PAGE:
Leading up to the Robotic competition at JKUAT


Time goes back to 2019. I observed a robotics competition called Roboken, organized by the Kenyan Ministry of Education for vocational training schools (TVET). This robotics competition has been held for the past several years and I heard JICA was involved in the beginning.

Nagasaki University professors were involved in this Ministry of Education robotics competition as judges, sitting at the judges’ table set up in the hall of the convention center (KICC), where the event was held. Although the robots developed were small in scale and simple in function compared to those in Japan’s technical college robotic competitions, it was wonderful that each school worked as a team and the competition was systematically managed by the Ministry of Education. It led me to think about whether a similar activity could be done at JKUAT.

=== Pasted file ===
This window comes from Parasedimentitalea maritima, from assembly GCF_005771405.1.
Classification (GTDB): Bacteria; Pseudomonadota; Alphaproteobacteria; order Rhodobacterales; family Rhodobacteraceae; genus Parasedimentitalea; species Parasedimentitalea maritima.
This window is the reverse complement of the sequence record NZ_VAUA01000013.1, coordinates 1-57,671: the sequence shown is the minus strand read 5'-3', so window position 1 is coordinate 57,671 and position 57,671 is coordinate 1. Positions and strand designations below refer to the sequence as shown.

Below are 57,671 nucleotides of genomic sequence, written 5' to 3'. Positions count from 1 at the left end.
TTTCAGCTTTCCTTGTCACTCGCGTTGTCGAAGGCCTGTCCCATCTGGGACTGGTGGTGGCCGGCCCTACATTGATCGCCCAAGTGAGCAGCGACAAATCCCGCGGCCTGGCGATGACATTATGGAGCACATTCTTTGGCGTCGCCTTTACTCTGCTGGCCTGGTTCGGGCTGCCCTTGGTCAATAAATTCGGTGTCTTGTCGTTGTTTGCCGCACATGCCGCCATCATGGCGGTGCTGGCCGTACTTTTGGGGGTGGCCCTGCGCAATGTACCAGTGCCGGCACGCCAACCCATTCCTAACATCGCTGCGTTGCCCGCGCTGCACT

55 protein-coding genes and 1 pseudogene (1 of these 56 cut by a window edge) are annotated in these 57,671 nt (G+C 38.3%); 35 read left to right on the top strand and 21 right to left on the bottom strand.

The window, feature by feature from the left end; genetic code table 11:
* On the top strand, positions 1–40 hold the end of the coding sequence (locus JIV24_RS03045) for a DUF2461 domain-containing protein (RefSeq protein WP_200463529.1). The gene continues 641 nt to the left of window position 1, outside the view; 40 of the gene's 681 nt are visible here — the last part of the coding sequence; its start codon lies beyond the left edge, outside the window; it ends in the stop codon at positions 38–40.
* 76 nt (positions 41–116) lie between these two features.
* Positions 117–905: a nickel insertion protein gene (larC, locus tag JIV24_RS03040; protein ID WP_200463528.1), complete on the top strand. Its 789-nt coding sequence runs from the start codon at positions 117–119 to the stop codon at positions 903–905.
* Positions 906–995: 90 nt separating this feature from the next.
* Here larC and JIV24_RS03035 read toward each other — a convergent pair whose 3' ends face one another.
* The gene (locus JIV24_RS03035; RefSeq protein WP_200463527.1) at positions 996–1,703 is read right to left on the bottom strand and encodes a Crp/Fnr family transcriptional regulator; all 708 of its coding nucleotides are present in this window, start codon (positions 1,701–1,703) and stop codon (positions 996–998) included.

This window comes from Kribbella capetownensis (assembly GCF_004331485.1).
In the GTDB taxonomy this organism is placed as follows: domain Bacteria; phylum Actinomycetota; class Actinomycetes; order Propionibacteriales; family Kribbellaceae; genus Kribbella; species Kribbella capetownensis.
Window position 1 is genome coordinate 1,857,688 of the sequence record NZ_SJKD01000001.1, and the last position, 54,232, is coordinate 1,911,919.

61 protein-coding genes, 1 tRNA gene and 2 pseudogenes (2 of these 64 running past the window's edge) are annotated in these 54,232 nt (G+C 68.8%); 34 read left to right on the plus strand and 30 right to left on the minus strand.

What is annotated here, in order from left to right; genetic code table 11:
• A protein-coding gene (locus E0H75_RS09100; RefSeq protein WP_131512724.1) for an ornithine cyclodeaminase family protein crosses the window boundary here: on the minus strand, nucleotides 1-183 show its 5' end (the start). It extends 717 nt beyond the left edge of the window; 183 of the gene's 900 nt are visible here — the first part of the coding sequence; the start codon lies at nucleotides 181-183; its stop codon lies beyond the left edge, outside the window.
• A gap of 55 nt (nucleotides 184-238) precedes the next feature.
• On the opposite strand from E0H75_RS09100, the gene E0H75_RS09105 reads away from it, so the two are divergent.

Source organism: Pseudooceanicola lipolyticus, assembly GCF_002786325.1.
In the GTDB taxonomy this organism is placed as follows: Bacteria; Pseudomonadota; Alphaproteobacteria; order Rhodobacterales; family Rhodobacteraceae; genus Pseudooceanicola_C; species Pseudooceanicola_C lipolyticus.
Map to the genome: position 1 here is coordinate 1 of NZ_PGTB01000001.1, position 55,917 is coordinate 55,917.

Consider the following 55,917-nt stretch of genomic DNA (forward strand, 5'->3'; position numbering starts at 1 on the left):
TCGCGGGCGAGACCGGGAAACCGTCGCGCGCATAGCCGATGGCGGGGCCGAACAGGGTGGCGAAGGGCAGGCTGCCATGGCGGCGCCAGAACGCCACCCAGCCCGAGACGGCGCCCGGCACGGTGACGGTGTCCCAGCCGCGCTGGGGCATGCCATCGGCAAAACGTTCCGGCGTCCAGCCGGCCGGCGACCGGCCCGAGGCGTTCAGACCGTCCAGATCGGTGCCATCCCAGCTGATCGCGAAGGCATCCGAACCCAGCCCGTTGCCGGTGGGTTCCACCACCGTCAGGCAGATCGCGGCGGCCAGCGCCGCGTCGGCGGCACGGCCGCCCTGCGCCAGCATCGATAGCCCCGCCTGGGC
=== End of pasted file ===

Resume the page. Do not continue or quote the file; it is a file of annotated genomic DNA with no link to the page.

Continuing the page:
Many students at JKUAT are interested in the field of robotics, and many are working on agricultural robots (seeding robots, lake weeding robots, drones, etc.) for their final year projects. Although some faculty members are interested in researching robots, I felt that there are few who focus on robotics itself as a research subject.

In fact, when I was thinking about coming to Kenya, AI-based agricultural robotics was one of the fields I wanted to work on. After I arrived in Kenya, I decided to start a research group on robots in JKUAT, based on my experience to supervise a PAUSTI student working on an agricultural robot (a robot that diagnoses diseases from images taken by deep learning) and to teach a graduate course on robotics at JKUAT. In April 2021, I asked my colleagues who might be interested, such as faculty members in mechatronics, computer science, electrical and electronics, etc. Since they expressed interest, I decided to start the activity. The group decided that the main activities of the group would be to organize robotics competition and to train students on the knowledge and skills necessary for robotic competition. The idea was finalized in January 2022.